The left must begin a process of rebuilding the movement and discussing how to create a revolutionary alternative, argues Chris Strafford
The economic crisis and the austerity agenda has thrown the working class into largely defensive actions. The trade union leadership has crucially undermined any serious fightback and is offering only token resistance. We have a Labour Party that refuses to even consider an economic alternative to austerity whilst it abolishes the remnants of democratic participation. The revolutionary left is fractured, politically disorientated and crippled by opportunism. Petty sect regimes reign over most of the left based on a stalinised version of Bolshevism. In short the left isn’t fit for purpose.
The response to the crisis by thousands of workers and youth across the world has been to fight back with movements from below. Movements like Los Indignados in Spain and Occupy and the student movement in Britain have, along with the uprisings in the Middle East and North Africa, lit the fuse of mass action against capital. Movements of resistance and change are hitting back against capital’s dictatorship on a variety of fronts, such as the student strike in Quebec, working class action in Greece and the uprising against Assad’s gangster regime.
The fight in Britain has been aided by the actions of the students against the introduction of fees and the abolition of EMA. The students were the first to give us mass resistance against the new attacks. The victory of the electricians through direct action and rank-and-file organisation has reminded the working class movement that it does not have to wait for the trade union leadership to fight back. The anti-cuts movement has seen thousands of local groups and campaigns spring up across the country. These groups have acted as the conduit for communities to highlight and resist devastating cuts to essential services and the support for the most vulnerable. Building these groups, connecting them with other struggles and fighting for an approach that goes beyond Keynesianism is essential. A positive step that could be achieved almost instantly is the formation of a single united anti-cuts federation. Instead of the competing projects of Coalition of Resistance, Unite the Resistance and the National Shop Steward Network, we need a single national body that is run democratically. Such a step would give our movement the credibility and organisational muscle needed to see off some of the attacks and strengthen working class opposition.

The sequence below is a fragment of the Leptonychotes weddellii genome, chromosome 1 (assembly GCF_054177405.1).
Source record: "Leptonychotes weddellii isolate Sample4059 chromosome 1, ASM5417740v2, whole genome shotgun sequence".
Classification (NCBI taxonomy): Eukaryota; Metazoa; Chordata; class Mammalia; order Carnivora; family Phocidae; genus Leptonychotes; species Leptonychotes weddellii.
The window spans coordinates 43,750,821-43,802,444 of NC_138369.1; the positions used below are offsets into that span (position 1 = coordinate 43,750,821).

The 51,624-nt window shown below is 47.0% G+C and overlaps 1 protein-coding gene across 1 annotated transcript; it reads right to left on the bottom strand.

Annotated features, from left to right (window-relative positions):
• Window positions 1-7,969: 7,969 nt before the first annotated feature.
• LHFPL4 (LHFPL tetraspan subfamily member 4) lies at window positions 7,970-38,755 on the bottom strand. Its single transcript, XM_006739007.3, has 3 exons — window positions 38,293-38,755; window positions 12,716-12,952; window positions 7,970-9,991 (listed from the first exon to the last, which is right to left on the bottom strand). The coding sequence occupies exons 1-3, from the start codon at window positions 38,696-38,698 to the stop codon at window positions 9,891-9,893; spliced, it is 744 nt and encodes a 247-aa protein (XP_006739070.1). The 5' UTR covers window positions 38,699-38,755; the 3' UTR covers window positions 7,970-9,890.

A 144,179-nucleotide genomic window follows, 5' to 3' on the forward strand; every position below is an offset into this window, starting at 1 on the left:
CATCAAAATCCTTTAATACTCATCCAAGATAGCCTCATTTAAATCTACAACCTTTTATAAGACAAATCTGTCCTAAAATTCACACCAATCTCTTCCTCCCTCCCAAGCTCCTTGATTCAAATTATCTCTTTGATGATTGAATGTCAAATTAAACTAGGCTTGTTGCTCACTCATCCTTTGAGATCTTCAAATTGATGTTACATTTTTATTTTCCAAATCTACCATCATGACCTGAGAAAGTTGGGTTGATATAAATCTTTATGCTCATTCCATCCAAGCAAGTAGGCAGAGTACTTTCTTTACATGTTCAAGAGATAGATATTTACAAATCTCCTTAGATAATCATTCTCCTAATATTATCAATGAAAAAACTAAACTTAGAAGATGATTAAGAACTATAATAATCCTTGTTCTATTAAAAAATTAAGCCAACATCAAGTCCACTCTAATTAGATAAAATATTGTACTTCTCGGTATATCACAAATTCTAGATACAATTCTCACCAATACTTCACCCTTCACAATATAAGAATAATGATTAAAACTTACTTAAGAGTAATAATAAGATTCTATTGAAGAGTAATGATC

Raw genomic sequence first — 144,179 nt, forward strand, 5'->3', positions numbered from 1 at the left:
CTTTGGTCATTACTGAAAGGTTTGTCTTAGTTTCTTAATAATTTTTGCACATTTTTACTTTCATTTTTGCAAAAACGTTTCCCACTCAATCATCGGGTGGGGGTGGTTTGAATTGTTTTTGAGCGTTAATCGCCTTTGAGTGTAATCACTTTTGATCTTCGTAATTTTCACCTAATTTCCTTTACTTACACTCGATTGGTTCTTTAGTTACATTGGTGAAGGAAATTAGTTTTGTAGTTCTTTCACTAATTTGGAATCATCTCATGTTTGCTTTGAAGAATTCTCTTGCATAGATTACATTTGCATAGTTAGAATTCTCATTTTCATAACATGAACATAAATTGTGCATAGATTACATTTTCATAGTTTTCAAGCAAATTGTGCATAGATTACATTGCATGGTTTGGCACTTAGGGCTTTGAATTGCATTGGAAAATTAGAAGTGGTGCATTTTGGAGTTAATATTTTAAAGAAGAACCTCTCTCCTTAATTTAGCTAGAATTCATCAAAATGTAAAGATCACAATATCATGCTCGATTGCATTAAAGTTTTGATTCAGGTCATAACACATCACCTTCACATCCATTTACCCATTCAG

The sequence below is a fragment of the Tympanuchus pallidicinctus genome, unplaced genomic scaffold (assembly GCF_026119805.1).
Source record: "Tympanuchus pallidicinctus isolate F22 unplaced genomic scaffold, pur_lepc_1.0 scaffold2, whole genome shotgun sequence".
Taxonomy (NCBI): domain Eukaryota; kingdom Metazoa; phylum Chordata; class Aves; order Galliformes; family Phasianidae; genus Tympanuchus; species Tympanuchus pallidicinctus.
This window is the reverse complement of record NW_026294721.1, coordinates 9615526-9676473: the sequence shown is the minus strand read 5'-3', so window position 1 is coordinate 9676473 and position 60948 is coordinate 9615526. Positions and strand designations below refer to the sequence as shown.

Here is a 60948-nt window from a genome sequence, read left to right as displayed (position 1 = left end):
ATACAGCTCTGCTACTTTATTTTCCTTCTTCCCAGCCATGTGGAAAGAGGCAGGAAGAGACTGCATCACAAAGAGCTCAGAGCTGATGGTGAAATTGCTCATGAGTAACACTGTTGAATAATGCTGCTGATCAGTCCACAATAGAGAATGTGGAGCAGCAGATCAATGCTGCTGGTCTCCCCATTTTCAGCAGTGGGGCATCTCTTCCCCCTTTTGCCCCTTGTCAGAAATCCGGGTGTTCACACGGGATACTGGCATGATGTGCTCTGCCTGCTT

Steps towards unity are self-evidently a material necessity for the revolutionary left. The last two decades are littered with the corpses of failed left unity projects. One of the key errors of these attempts was the focus on or collapse into electoralism. Instead of building organisations that were in tune with the rhythm of working class struggle, the left built entities that hibernated between elections. The left must dump this approach and see elections as an occasional opportunity to spread its programme or progress a particular struggle.
One promising development over the last few months has been the creation of anti-capitalist groups in a number of cities connected to a national call for a new anti-capitalist initiative in Britain. This call came from Workers Power and has the support of Permanent Revolution, the Committee for Marxist Renewal and anti-cuts activists looking for political solutions not provided for in the broad anti-cuts movement. In Manchester, Communist Students has been actively supporting the initiative and has found a healthy space for discussion and action.
The task of communists in this period is to build a thinking and active revolutionary movement that can begin the process of reconstituting the left: a left that can become an emancipatory tool for the working class. We must begin to build trust through common work in fighting the cuts, the drive to war, attacks on our environment, the fascist threat and much more. Communists have a duty to be side by side with workers and youth in the heat of battle but also to be there carrying out the less exciting working of slowly and patiently building local and national centres of working class resistance. On a higher level there has to be a re-evaluation of the theoretical underpinnings that the left is built on. There has to be open forums to clarify where we have gone wrong, and what kind of left do we want and need?
The coming together of some small revolutionary groups, trade union activists and those brought into struggle through Occupy or the student movement has to be welcomed. There are no short-cuts to the revolutionary party and communists can’t simply opt out of building the movement. The hard work to create a revolutionary alternative has to be carried out within the movement and amongst the left.